Le tenore va de ut à sol en pleine voix, & jusqu a re en falsetto ou fausset: notre haute-contre, ordinairement après Ie sol, monte en pleine voix jusqu’au si b au lieu que le tenore après le sol entre dans le fausset; mais cela n'est pas sans exception:
Babbi montoit jufqu'à ut en pleine voix, de même que Caribaldi, jusquà l'âge de 48 ans. Amorevoli, qui étoit un peu plus ancien, alloit jusqu'à re. A Paris, Geliot avoir la même étendue qu Amorevli, & Legros avoit celle des deux premiers; ces qualités de voix, dans tous les pays, sont très-rares: Lainez va jusqu'au la forcé, Rousseau jusqu'au la b un peu forcé, Dufrenoy jusqu'au sol forcé; tous ceux qui ont succédé a Legros, sont obligés de crier pour arriver au ton de la haute-contre, excepté Rousseau; mais il a le timbre plus petit. Ainsi, Geliot & Legros auroient été appelles tenori & non pas contralti quoiqu'on ait coutume de traduire ce mot par haute-contre.
Les contralti sont des voix de femmes en séconds dessus, qui vont depuis la jusqu'à ut en pleine voix, & jusqu'en fa en fausset; au lieu que létendue ordinaire des voix de femmes en dessus est depuis re jusqu'en mi en pleine voix, & jusqu'en ut en fausset.
Les castrats qui ont la voix de soprani ou dessus, ont la même étendue que les femmes; d'autres sont des contralti, on séconds dessus; nous en avons beaucoup à Paris parmi les chanteuses des choeurs; on les met souvent à l’unisson des hautes-contres, mais on ne les fait jamais chanter seules. Ces voix ont été quelque temps recherchées en Italie: Reginelli, vers 1730, & Baalardo, vers 1745, eurent de la célébrité; mais ceux qu’on a vus depuis étoient médiocres, & l’on n’en emploie que rarement pour les spectacles.
Ce que j’ai dit des voix des femmes n’est pas sans exception. La Gabrielli alloit depuis si b jusqu’en ut de pleine voix, & jusqu’à fa en fausset; cette étendue est très-rare, sa voix l’étoit également pour la plénitude, l’égalité, la souplesse & la légéreté; cette voix étoit faire pour être audessus des rossignols; elle a gâté les chanteuses d’Italie, qui toutes ont voulu l’imiter.
La Bastardella a eu cependant encore plus d’étendue, car elle avoit deux notes de plus en-bas & deux en-haut; c’étoit une voix pleine, mais inégale: quand on l’entendoit sans la voir, on croyoit entendre trois voix différentes. Ce qu’elle avoit d’admirable, c’étoit un fausset depuis sol jusqu’en la, & dans ce fausset, elle faisoit des roulades légères & admirables; mais dans le medium & le bas, sa voix étoit rétive.’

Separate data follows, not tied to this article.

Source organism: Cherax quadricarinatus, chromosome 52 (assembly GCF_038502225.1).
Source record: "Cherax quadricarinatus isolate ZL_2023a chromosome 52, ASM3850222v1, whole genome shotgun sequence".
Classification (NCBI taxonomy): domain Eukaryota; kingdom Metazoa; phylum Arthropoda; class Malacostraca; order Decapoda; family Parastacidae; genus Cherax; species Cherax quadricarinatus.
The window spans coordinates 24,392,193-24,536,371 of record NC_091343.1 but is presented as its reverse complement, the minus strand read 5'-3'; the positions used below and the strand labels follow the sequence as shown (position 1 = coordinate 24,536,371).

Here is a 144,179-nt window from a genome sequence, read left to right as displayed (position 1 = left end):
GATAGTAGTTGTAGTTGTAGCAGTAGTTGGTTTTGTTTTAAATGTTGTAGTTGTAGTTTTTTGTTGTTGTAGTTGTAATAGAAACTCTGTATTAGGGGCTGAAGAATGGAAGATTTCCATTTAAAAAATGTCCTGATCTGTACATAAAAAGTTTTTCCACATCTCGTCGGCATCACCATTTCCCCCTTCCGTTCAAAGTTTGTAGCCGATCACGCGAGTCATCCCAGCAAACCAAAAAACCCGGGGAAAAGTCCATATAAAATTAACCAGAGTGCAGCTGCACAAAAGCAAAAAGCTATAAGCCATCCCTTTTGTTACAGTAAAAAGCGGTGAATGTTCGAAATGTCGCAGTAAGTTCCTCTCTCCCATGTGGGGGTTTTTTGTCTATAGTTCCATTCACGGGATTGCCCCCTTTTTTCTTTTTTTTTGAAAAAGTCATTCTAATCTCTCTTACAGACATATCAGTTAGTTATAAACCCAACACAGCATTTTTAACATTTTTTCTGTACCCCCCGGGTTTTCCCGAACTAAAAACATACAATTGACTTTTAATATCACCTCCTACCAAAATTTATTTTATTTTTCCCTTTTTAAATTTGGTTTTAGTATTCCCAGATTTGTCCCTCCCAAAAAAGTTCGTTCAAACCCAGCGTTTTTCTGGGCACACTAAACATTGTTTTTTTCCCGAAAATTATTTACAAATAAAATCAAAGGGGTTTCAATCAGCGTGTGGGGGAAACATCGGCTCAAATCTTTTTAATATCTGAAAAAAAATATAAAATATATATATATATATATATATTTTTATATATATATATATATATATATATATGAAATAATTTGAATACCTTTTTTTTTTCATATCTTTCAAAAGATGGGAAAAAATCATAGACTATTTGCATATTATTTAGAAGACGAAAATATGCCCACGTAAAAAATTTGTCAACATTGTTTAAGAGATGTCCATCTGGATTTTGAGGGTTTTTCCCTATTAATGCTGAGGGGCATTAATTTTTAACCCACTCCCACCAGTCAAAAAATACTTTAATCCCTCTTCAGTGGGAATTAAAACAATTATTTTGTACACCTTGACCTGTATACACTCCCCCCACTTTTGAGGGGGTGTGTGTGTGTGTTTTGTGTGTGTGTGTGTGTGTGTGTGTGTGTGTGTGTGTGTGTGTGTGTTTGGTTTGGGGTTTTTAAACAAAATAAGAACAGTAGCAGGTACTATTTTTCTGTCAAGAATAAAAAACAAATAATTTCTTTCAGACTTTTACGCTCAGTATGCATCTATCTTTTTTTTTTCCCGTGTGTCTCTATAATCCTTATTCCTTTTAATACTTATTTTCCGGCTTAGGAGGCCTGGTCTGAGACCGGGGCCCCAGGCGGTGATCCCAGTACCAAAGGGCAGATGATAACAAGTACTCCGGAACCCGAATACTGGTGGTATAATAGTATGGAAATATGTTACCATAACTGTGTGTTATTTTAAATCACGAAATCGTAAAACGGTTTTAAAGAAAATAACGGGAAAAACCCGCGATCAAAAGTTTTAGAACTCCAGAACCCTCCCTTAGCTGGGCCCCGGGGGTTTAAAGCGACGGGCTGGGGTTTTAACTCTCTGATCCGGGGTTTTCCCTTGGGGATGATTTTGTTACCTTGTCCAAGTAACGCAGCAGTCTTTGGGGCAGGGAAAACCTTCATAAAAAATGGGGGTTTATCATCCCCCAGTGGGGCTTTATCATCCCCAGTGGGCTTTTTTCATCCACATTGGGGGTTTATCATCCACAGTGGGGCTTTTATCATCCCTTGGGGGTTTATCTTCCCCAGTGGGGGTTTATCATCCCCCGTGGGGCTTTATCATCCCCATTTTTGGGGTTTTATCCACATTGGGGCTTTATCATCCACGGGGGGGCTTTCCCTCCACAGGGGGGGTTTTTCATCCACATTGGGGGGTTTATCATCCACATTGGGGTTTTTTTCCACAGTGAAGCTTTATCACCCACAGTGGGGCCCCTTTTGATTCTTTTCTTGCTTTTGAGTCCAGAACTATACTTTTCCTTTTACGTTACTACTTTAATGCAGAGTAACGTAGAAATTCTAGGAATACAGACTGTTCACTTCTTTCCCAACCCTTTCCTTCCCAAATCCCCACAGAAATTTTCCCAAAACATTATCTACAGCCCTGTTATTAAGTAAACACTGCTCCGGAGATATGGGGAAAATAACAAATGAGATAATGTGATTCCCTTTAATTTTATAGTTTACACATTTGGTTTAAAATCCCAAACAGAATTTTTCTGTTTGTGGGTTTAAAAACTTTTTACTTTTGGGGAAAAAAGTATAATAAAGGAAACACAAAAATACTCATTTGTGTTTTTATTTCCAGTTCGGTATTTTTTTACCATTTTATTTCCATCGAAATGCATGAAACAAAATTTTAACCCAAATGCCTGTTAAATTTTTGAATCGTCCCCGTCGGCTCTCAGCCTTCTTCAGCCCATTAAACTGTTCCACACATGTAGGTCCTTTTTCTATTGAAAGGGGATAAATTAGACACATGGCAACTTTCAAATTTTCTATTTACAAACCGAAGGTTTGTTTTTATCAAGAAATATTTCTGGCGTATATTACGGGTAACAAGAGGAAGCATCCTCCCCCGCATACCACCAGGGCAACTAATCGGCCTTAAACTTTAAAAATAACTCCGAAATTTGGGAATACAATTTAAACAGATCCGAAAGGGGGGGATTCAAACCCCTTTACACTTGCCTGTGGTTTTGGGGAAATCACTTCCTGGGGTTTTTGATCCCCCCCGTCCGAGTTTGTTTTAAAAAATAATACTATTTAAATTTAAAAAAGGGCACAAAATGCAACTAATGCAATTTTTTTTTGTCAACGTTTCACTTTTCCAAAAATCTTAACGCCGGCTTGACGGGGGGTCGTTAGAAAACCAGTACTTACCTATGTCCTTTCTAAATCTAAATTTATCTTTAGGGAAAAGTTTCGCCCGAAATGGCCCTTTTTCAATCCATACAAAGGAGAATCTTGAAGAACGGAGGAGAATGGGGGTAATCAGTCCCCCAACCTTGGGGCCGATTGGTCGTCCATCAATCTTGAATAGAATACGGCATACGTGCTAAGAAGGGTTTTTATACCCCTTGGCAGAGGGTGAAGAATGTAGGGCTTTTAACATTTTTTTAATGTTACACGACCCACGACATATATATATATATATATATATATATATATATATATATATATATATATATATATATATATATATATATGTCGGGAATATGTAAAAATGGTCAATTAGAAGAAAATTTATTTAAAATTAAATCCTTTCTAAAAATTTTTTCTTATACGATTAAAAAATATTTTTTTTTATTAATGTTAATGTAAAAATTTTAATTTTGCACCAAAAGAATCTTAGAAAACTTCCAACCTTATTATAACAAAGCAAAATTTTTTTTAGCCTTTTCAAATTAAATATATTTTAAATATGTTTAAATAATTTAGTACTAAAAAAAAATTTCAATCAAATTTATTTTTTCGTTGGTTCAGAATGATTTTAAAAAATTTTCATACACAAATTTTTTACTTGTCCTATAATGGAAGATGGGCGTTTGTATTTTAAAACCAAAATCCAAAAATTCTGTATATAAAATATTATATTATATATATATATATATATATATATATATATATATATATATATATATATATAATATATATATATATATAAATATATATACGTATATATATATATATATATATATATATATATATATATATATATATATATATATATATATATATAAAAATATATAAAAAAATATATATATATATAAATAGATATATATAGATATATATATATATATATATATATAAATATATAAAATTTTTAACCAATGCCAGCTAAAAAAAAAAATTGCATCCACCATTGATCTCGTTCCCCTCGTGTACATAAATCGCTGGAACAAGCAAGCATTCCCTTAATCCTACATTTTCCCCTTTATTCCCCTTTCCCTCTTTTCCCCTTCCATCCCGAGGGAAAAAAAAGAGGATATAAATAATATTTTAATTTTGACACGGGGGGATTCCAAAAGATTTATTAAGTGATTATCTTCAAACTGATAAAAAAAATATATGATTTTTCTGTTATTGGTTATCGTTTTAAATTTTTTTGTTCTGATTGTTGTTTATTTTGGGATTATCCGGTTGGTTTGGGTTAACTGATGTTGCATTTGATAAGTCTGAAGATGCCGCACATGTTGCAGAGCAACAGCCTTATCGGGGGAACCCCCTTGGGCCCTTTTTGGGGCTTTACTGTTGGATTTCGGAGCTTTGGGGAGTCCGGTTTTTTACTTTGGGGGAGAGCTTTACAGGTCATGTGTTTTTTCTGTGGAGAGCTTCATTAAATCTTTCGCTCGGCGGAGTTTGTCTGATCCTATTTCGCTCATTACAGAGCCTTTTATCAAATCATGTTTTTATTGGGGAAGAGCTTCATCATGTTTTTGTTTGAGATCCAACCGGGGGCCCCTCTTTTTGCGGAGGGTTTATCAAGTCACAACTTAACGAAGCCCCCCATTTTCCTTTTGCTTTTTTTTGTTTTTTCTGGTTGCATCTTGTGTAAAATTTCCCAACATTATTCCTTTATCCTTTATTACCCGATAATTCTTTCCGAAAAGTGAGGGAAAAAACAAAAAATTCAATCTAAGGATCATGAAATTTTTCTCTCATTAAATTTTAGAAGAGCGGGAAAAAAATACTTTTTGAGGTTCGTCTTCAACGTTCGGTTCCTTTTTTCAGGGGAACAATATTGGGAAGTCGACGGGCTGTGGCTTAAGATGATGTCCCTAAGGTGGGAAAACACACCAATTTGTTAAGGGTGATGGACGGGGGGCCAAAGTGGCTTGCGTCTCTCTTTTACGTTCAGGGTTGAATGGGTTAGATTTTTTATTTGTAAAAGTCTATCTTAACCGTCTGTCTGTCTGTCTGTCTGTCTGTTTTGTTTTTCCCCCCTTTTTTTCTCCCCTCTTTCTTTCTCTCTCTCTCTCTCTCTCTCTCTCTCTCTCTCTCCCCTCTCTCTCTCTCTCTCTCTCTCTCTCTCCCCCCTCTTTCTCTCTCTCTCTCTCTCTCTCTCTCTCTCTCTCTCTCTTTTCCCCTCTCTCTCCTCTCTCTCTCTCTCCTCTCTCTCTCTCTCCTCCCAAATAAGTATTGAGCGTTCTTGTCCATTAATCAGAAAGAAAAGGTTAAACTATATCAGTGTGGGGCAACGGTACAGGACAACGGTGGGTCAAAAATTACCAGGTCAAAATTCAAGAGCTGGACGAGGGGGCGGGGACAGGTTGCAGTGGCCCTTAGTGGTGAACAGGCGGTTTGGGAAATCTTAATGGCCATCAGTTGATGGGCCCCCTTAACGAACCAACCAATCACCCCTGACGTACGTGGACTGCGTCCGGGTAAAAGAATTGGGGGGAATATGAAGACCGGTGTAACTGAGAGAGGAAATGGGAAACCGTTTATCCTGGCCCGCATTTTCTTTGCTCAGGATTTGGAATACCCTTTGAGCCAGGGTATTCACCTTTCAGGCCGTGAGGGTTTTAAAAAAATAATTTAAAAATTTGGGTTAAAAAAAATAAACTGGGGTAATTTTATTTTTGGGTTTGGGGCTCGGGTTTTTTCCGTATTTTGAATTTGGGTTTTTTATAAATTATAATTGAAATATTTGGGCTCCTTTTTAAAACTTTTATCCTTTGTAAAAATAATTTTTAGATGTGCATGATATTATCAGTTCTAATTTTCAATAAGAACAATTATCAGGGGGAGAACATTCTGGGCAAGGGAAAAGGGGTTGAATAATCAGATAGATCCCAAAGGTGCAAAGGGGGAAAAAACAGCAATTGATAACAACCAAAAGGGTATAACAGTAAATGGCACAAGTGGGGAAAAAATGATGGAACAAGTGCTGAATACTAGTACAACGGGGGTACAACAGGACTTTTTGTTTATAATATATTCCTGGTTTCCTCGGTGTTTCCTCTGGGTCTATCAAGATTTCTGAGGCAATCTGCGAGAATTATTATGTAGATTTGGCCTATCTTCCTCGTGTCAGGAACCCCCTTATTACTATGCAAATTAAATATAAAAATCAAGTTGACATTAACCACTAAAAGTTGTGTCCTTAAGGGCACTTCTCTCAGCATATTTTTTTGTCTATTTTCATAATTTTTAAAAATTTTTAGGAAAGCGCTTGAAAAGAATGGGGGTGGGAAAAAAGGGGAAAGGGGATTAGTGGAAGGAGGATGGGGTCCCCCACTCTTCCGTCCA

Pier Francesco Tosi, Observations on the Florid Song; or, Sentiments on the Ancient and Modern Singers, trans. Johann Ernst Galliard (London: J. Wilcox, 1743)
‘La giurisdizione della voce naturale, o di petto termina ordinariamente sul quarto spazio, o sulla quinta riga, ed ivi principia il dominio del falsetto...Nelle femmine, che cantano il Soprano sentesi qualche volta una voce tutta di petto, nè Maschi però sarebbe rarità se la conservassero passata, che abbiano l’età puerile.’
Giovanni Battista Mancini, Pensieri e Riflessioni Pratiche Sopra Il Canto Figurato (Vienna: Ghelen, 1774), 43-44. Translation adapted from Giambattista Mancini, Practical Reflections on the Figurative Art of Singing, trans. Pietro Buzzi (1774; repr., Boston: The Gorham Press, 1912)
‘Ogni Scolare, sia egli Soprano, sia Contralto, sia Tenore, sia Baffo, può da per se con tutta facilità conoscerne la differenza di questi due separati registri. Basta, che cominci a cantare la scala, per esempio se è Soprano, dal sol posto nel terzo rigo, e seguitando fino al C-sol-fa-ut del quarto spazio, offerverà che queste quattro voci saranno sonore, e le dirà con forza, chiarezza, e sènza pena, perchè provenienti dal petto; se poi vorrà passare al D-la-sol-re, se l'organo non è valido, ed è difettoso, lo dirà con pena, e fatica’
Alessandro Moreschi, Bach/Gounod Ave Maria (The Gramophone & Typewriter Company, 83 1902).
Jeannette LoVetri, “The Confusion about Belting: A Personal Observation,” Voice Prints (September/October 2012): 4–7. http://thevoiceworkshop.com/.../confusion-about-belting.pdf
Bernard Roubeau, Nathalie Henrich, and Michèle Castellengo, “Laryngeal Vibratory Mechanisms: The Notion of Vocal Register Revisited,” Journal of Voice 23, no. 4 (July 2009): 425–38, https://doi.org/10.1016/j.jvoice.2007.10.014.